Airport Codes

There are over 5000 airports in the United States for public use. Listed here are the US airport codes for many international and regional airports as well as most of the public Canada airport codes.

Get your airport codes.

When traveling long distances, most people prefer to fly. When you consider all the hassles that may go along with flying, you can understand why some people try to avoid it. Some of those difficulties may include airport delays, getting through airport security, airport parking, and lost luggage. On the bright side, if you plan ahead, you can avoid most airport headaches. Get to the airport early. Check to see if your flight information has changed prior to departing. Pack light. Get to the airport early. Relax and bring things to do like your lap top or a book.

Some of the larger airports are like a small city with express shuttles, trams, taxis and buses coming in and out of the airport. There are hundreds of people that are work at an airport. Some of the airport jobs include baggage handlers, shop clerks, cleaning and maintenance workers and many more.

Everything There is to Know About US Airport Codes (Almost)

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The International Air Transportation Authority (IATA) is responsible for assigning airport location identifiers throughout the world. There are over 700 different IATA codes in regular use for airports in the United States.

Airport coding is very complicated. When aviation was just beginning, there was no need for special coding at all. Weather station designations were borrowed when necessary. In the 1930s, the first official coding system was developed. At the time, it seemed there would be no need for anything further than the 17,000 or so possible combinations of three alphabetic characters. As time passed, the letters N, Q, K, W, and Z were all reserved by various government agencies for use at the beginning of their codes. If a starting code letter was taken, airports had to develop creative variations. Eventually, international travel and the proliferation of airports made code options insufficient.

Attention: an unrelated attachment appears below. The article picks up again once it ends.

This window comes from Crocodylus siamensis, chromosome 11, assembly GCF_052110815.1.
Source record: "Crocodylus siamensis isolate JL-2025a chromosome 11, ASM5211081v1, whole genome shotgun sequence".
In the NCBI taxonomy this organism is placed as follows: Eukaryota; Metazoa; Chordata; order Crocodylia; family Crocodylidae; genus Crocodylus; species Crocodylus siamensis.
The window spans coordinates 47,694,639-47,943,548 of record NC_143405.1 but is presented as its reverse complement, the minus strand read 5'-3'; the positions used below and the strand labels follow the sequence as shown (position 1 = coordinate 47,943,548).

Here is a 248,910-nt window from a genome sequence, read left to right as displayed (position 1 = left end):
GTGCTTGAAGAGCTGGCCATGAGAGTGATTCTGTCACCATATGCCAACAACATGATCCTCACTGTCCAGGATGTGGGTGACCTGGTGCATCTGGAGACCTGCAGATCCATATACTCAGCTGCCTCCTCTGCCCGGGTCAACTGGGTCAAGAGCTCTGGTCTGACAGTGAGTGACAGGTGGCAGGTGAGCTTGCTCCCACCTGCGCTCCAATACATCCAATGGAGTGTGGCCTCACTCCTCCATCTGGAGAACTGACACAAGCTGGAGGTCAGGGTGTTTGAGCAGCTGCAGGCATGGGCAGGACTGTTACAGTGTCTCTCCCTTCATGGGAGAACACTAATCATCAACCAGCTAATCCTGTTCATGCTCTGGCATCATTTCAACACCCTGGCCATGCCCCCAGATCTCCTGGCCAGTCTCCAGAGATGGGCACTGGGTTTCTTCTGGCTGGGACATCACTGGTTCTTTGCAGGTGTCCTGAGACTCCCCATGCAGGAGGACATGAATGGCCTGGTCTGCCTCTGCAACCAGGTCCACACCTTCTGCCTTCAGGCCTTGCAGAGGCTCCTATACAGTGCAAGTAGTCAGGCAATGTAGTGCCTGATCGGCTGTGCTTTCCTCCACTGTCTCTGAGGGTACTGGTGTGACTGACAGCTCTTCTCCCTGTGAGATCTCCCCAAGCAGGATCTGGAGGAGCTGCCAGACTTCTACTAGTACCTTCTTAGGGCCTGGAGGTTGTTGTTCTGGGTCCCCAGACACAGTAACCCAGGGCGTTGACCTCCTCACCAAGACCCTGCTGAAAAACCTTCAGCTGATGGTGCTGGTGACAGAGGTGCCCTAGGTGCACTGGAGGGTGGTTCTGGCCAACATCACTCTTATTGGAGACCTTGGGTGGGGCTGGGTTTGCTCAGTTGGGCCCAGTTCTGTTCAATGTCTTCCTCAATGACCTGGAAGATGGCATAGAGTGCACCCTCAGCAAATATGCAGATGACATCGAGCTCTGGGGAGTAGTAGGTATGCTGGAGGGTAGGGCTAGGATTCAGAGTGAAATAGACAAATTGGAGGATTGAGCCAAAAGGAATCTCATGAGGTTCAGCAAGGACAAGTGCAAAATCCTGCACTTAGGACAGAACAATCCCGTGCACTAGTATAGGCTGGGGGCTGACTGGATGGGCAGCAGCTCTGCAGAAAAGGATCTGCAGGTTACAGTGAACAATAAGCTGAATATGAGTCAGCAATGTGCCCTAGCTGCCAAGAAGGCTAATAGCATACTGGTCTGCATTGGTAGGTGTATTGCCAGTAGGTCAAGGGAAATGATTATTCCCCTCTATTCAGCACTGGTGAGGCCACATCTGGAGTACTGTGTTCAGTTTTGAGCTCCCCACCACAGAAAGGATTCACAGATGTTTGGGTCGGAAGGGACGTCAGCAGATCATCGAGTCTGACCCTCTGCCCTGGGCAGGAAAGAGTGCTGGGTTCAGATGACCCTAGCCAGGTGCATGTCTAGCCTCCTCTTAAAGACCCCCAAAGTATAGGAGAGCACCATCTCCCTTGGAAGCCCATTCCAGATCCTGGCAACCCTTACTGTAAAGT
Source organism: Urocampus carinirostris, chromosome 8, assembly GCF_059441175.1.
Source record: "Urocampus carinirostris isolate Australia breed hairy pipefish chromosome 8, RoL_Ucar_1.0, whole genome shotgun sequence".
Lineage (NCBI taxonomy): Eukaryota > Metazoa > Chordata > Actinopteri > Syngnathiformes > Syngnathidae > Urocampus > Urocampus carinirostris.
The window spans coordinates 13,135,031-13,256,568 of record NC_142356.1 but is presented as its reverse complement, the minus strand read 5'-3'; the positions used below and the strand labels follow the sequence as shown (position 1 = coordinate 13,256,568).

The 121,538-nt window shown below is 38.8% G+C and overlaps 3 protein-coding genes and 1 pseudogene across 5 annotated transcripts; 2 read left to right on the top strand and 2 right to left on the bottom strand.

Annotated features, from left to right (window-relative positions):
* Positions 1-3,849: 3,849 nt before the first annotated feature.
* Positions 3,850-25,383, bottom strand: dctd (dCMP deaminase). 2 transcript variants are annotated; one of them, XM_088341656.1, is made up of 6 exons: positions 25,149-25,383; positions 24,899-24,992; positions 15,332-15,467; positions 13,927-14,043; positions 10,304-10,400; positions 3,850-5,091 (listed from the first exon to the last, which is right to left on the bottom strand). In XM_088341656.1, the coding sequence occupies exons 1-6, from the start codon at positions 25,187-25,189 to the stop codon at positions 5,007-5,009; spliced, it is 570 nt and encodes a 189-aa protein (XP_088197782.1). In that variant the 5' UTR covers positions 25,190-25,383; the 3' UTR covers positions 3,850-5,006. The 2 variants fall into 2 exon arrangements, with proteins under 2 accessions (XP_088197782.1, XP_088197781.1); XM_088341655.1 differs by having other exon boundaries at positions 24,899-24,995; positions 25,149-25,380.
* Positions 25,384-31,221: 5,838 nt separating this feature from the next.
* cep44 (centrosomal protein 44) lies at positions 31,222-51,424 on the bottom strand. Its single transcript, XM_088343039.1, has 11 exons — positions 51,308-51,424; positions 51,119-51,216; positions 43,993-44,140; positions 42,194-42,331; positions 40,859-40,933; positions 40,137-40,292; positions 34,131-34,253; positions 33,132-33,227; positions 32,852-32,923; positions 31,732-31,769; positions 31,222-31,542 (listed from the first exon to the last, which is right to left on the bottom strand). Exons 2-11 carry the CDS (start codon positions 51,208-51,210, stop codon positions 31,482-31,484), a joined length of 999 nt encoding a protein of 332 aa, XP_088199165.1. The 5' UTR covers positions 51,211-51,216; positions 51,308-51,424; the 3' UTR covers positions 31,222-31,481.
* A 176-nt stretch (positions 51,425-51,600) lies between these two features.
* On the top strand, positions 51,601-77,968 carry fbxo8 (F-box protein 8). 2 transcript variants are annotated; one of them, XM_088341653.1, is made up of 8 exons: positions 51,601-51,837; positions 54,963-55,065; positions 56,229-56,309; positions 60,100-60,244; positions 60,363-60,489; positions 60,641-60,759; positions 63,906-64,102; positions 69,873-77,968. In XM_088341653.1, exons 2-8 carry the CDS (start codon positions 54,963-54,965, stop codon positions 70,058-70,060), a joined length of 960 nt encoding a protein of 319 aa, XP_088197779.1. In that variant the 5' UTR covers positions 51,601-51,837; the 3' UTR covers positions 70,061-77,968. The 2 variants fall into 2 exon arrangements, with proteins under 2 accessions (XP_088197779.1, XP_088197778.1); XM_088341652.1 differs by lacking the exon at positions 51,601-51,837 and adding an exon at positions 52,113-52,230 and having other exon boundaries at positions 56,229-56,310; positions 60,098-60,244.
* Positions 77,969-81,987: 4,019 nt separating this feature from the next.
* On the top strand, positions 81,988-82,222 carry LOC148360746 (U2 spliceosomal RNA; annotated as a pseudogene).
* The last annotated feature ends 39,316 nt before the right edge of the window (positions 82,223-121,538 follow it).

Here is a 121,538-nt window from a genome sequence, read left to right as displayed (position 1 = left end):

The United Nations developed a simplified system for all airports outside the US. This is called the ICAO (International Civil Aviation Organization) code. It provides a four-character designation for every airport in the world. In this system, the first two letters are intended to identify the country and the last two are intended to identify the airport. In the UK, Kent International Airport has the ICAO code of EGMH. However, the same airport has a Untied States IATA code of MSE. In the US, the ICAO code is simply the IATA code with the letter K added at the beginning. Kent County International Airport (otherwise known as the Gerald Ford Airport) is located in Grand Rapids Michigan. It has an IATA code of GRR. The ICAO code is KGRR.

Then, in the 1960s, the Federal Aviation Authority stepped into the mix, and created codes for use only within the United States. Kent International Airport does not have an FAA code, because FAA codes do not apply outside the USA. Kent County International Airport does have an FAA code, which in this case is GRR, the same as its IATA code. Many times, the FAA code is the same as the IATA code. However, this is not always the case. For example, The Roben-Hood Airport in Big Rapids, Michigan has an IATA code of WBR, an ICAO code of KRQB and an FAA code of RQB. Take note of the similarities among these three airport and location names, and it is easy to see the possible confusion.

Thus, every US airport has three possible airport codes. While many of them are quite similar, there are variations that may puzzle even the most seasoned traveler or baggage handler. Perhaps this has something to do with why luggage can tend to go astray.